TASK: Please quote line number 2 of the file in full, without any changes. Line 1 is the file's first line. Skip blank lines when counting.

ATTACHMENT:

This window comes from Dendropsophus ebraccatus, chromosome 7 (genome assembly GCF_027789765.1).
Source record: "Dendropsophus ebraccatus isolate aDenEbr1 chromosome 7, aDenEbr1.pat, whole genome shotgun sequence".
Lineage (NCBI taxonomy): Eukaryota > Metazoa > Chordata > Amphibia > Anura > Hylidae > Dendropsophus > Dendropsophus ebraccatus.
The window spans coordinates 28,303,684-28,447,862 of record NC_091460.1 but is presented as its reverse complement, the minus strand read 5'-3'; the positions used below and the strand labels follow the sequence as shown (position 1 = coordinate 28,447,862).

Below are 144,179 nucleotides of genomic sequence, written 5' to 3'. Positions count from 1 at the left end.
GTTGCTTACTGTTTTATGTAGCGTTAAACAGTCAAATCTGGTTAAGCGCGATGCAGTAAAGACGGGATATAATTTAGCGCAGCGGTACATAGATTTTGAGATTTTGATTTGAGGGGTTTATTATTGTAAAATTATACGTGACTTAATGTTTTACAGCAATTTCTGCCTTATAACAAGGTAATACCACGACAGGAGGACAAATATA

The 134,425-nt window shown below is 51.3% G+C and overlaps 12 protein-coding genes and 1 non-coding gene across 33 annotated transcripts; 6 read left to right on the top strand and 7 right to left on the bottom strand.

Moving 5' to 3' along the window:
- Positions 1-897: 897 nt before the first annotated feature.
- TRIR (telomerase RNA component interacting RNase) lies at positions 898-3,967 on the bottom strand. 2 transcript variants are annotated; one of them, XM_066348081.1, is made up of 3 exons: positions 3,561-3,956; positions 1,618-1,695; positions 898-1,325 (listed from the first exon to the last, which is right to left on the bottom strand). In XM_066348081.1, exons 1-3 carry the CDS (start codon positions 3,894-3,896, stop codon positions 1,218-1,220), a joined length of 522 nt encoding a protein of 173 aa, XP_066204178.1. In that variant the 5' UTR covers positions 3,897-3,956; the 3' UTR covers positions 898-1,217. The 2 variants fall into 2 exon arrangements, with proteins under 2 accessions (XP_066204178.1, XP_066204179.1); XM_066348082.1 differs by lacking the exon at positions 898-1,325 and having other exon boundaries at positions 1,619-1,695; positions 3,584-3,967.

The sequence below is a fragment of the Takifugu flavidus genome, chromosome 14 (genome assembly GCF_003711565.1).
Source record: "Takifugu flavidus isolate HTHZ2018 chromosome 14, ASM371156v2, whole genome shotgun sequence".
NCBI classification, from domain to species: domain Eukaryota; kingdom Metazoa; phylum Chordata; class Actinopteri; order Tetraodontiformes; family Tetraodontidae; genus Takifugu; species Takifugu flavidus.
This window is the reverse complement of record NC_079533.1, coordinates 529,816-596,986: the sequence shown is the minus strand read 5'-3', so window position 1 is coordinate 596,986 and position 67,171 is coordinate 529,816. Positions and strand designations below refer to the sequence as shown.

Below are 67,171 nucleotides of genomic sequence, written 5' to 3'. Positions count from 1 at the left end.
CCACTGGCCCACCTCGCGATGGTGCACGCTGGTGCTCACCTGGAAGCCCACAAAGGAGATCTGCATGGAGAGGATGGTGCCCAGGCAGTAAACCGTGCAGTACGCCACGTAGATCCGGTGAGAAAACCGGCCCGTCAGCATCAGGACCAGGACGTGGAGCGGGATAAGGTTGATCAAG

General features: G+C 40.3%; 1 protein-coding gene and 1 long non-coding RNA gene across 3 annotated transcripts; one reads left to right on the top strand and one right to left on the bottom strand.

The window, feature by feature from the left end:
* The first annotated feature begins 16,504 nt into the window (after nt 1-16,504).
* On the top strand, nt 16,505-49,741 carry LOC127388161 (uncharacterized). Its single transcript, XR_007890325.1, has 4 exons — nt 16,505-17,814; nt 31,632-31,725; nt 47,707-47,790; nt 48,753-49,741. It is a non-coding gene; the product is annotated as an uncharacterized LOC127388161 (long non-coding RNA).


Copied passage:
Source record: "Dendropsophus ebraccatus isolate aDenEbr1 chromosome 7, aDenEbr1.pat, whole genome shotgun sequence".